brown rice syrup

Brown Rice Syrup

Brown rice syrup (BRS) is a commonly used ingredient in the macrobiotic community. It is derived from brown rice and is a vegan and gluten-free liquid sweetener that can be used instead of refined sugar when baking and cooking to sweeten foods with few calories. Vegans prefer brown rice syrup to refined sugar, since it is sometimes refined using bone char from animals. With a sticky, gooey consistency similar to honey, brown rice syrup tastes very sweet, but has a much more mellow flavor than other sweeteners, such as honey and agave nectar

Is brown rice syrup healthy?

Brown rice syrup (BRS) contains a few trace minerals, including vitamin B, thiamine, niacin, vitamin B6, vitamin K, magnesium, manganese, and zinc, but that far from makes it healthy. BRS is highly refined and concentrated, making it a source of calories and carbs. Because BRS is a complex carb, it raises your blood sugar, but doesn’t make you crash the way other sweeteners do. As far as sweeteners go, it is all-natural, nearly always organic and one of the healthier sugar substitutes available, with the exception of stevia.  That said, it is still a sweetener, and not a health food, so you shouldn’t go out of your way to eat it, but when you need a sweetener, it is a good choice compared to refined white sugar.

Recently, American researchers claim they’ve found higher levels of inorganic arsenic in commercial infant formula, cereal and energy bars sweetened with organic brown rice syrup than products without the syrup. Arsenic is considered toxic (long-term exposure to extremely high levels of inorganic arsenic can increase the risk of lung, liver and bladder cancer) and potentially carcinogenic, although it was used in medicine in the 19th and 20th centuries. Rice is among the plants that are efficient in taking up arsenic from the soil and unfortunately there are currently no regulations which apply to the amount of permissible arsenic in food. Although it is unclear how much of a threat BRS poses as a result of these findings, moderation is the key to ensuring you do not heighten your risk of adverse outcomes associated with consuming anything. For more info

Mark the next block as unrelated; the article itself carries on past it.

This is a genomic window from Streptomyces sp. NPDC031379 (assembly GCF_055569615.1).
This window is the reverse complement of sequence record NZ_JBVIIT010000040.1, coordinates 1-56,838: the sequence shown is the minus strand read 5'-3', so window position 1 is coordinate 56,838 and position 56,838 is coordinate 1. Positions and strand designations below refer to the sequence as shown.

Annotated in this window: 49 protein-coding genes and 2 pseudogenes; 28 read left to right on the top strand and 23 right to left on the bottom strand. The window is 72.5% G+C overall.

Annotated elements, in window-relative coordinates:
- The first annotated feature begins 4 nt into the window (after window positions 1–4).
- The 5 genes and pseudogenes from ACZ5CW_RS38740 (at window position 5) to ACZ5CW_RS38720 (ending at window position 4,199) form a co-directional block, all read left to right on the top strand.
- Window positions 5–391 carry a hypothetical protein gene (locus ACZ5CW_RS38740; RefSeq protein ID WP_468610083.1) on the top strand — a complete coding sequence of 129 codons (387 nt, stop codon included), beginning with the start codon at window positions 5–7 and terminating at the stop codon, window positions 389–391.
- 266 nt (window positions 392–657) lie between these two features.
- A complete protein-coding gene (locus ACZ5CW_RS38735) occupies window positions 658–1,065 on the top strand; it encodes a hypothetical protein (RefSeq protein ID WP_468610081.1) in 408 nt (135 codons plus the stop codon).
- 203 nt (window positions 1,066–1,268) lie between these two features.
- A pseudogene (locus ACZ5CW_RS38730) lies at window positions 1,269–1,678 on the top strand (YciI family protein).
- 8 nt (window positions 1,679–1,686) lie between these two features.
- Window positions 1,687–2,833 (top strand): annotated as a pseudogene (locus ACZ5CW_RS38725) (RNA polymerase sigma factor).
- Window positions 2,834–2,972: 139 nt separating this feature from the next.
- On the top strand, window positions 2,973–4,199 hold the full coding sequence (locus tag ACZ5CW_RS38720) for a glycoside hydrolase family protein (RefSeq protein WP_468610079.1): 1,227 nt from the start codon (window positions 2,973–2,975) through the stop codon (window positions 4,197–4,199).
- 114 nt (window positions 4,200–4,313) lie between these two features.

Stevia is an all natural zero calorie sweetener which appears to be safe. Stevia is a sweetleaf herb, a relative of the sunflower. Although it appears to be a new trend, the use of stevia is not new. Tribes in Brazil and Paraguay sweeten yerba mate with sweetleaf and attribute medicinal properties to the herb. Japan has cultivated sweetleaf since the 1970’s when the advent of artificial sweeteners created demand for low-calorie sugar substitutes. Stevia is high in chromium and has no effect on blood sugar levels, so it’s the perfect option for diabetics and people who are attempting to lose fat.


Agave Nectar

Agave is the famous main ingredient in Tequila. It’s made from the blue agave plant, which takes eight to 10 years to mature, and can only be harvested once, thus, it is not a very sustainable method. But agave is also a sweetener. It’s a bit thinner than honey and doesn’t spike blood sugar in the same way that honey can. You can substitute agave in recipes where you would use honey like barbecue sauces. Agave can be made environmentally organic methods, but it isn’t always that way so make sure you read the labels to ensure a more pure and healthy product for consumption.



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